First, a blank was prepared adding 20 μL of distilled water in one cell plus 1 mL of chromogen. In another cell, the standard was prepared to add 20 μL of Trolox plus 1 mL of chromogen. The initial absorbance reading was taken (A0) in both cells. Immediately afterwards, the onion sample extracts were analyzed. Two hundred μL of centrifuged extracts plus 1 mL of chromogen were placed for each sample. After mixing them, the initial absorbance was taken. Afterwards, 200 μL of diluted stabilized hydrogen peroxide was added to each cell, then mixed and the starting time was taken. The final absorbance (A) was measured after three minutes of color development. The temperature was maintained at 37 °C throughout the test. For assessing the levels of antioxidants in the samples, the Trolox standard concentration was used accordingly to its kit lot number (1.5 mM).
The absorbance gradient (ΔA) was determined for the samples (ΔAm), the standard (ΔAe) and the blank (ΔAb) with the following general equation:

ΔA = A - A0 (1)

The Trolox Equivalent Antioxidant Capacity (TEAC) was calculated for each sample using the following formula:

The result of each sample was expressed as mM of Trolox equivalent by mg (TEAC) of sample fresh weight.

Silver content determination using the Inductively Couple Plasma (ICP). The determination of silver content was carried out in the Laboratory of Plastics in Agriculture in CIQA Saltillo, Mexico. An Irish Advantage 14034000 ICP Termo Jarrel Ash was used.
A sample was dried at 65 °C during 72 hours and 1 g was taken. A 20 mL of concentrated nitric acid was mixed with the sample in a 100 mL beaker, then covered with a watch glass and was set to digest in the acid, boiling on a warming rack at 125 °C until the sample organic matter was completely consumed, namely, when no solids scattered in the sample were observed and the solution was completely clear.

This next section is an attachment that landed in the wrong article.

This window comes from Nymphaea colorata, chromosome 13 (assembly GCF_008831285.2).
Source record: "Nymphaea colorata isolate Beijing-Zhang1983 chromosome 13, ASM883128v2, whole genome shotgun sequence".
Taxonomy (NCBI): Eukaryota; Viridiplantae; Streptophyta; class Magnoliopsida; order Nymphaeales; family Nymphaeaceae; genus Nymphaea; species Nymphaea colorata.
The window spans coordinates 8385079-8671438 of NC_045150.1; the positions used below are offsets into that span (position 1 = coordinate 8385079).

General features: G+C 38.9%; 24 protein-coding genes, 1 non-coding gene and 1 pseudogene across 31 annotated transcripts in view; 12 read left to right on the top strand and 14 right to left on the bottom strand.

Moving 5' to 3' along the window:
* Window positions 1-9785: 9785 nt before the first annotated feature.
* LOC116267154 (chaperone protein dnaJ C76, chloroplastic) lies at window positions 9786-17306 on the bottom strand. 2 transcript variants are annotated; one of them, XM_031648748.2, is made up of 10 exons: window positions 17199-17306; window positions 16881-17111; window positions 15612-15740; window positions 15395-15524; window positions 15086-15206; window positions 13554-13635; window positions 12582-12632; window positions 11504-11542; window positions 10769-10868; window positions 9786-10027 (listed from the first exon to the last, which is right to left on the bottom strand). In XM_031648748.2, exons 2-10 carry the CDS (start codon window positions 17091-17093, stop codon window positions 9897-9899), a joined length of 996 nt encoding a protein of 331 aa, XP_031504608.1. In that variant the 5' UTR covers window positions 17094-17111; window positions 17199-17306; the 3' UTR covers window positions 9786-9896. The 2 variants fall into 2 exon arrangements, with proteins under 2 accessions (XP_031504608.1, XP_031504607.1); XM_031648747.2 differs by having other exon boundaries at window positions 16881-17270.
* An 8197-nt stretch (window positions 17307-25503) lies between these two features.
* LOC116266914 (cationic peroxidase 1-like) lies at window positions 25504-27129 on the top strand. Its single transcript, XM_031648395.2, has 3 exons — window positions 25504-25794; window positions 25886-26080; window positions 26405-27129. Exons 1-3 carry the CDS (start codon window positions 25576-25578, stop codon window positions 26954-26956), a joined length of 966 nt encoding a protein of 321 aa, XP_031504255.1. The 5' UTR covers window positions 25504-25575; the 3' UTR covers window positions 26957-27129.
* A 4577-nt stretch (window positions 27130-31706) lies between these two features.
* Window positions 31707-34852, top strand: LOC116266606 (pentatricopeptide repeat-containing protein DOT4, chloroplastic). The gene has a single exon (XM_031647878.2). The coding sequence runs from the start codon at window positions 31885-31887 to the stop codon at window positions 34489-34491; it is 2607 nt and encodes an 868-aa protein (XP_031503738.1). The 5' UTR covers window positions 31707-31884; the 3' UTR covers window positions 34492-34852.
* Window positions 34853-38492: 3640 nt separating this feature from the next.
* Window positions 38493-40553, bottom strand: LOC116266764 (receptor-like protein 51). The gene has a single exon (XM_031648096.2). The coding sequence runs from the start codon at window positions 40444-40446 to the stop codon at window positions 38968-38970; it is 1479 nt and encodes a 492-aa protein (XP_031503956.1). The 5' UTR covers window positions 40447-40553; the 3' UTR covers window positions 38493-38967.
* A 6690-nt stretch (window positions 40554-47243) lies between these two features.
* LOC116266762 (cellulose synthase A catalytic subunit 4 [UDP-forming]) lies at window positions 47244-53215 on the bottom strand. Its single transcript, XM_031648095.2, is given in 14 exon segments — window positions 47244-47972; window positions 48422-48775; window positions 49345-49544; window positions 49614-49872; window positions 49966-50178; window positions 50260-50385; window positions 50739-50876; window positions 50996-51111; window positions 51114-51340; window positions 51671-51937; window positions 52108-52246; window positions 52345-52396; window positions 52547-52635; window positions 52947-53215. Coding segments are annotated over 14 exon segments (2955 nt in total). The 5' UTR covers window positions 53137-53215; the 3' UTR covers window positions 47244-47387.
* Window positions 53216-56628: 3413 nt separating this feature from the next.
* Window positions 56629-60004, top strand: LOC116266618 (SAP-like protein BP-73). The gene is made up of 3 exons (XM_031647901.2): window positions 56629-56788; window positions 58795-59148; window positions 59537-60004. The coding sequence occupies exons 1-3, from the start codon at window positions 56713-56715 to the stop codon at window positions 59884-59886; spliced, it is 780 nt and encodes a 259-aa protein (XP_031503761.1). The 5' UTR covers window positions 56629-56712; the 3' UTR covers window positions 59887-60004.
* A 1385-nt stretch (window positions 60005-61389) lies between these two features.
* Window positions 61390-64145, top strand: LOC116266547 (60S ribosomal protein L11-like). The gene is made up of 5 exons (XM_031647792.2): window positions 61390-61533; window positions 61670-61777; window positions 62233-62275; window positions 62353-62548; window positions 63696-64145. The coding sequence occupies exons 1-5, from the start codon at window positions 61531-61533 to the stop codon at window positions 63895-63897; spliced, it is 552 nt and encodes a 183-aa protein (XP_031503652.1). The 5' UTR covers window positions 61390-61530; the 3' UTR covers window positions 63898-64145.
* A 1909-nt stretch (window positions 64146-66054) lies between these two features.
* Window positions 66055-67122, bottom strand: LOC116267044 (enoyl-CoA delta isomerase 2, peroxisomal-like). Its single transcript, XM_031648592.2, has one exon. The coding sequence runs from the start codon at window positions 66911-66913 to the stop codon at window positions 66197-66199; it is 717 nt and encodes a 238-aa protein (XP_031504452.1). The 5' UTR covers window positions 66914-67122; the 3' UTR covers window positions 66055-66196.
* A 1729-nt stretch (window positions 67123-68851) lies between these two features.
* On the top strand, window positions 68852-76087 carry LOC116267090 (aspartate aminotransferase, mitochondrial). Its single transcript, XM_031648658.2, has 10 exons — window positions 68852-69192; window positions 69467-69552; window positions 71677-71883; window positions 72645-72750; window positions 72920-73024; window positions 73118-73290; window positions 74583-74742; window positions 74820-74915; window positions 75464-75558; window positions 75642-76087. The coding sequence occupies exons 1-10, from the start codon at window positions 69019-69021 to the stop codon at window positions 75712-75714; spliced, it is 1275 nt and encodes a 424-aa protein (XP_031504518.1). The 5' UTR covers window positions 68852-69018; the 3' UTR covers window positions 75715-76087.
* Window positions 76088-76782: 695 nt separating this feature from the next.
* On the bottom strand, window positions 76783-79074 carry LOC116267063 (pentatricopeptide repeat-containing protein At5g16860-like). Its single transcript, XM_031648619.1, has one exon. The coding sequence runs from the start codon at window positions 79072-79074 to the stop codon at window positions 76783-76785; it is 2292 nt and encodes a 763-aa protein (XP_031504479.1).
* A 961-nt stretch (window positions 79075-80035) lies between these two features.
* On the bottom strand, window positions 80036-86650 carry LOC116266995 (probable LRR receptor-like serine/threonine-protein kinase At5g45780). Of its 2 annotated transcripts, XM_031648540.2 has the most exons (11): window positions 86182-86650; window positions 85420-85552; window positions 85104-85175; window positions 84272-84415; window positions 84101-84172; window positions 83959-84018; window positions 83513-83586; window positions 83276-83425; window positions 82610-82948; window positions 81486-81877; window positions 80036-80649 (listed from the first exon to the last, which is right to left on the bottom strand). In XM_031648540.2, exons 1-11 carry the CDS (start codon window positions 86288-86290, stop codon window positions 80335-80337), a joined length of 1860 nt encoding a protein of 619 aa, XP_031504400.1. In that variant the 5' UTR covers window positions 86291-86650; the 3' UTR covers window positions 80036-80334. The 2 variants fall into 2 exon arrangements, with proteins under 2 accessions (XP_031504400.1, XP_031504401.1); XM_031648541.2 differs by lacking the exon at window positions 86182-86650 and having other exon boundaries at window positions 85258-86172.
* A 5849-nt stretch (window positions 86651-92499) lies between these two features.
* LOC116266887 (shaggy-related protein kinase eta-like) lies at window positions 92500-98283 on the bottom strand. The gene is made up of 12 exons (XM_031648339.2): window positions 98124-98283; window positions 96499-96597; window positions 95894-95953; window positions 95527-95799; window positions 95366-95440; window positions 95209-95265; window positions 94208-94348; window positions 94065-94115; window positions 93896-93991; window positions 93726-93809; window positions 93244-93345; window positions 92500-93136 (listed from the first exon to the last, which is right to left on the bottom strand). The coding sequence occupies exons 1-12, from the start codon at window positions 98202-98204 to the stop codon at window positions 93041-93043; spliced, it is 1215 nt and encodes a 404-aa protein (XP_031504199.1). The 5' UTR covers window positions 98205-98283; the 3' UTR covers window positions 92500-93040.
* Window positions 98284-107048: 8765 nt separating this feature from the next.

Once the sample was digested, the obtained solution was cooled down at room temperature and filtered through a No. 42 Wathman paper. This solution was then diluted using deionized water to 50 mL. Next, a silver standard was placed on the ICP and the calibration curve was generated to determine the silver content in the sample.

Determination of silver nanoparticles in A. cepa. After the silver content in the examined samples was obtained, those samples with higher silver content were selected to determine the formation of silver nanoparticles. This procedure was done in the Laboratory of Food Quality Management at the Uruapan Technological Institute of Higher Learning in Michoacan, Mexico, using a Jeol JSM 6480 LV Scanner Electronic Microscopy (SEM). The technique used was zooming in the samples with the SEM, focusing on parts that showed the highest silver contents. This process was repeated several times to find the silver nanoparticles and to obtain the pictures containing their dimensions.


Only the total content of antioxidants showed differences between treatments (Tables 1 and 2).

Table 1. Mean comparison of evaluated variables at the end of A. cepa crop development when an Ag nutritive solution application method was used (LSD, α=0.05).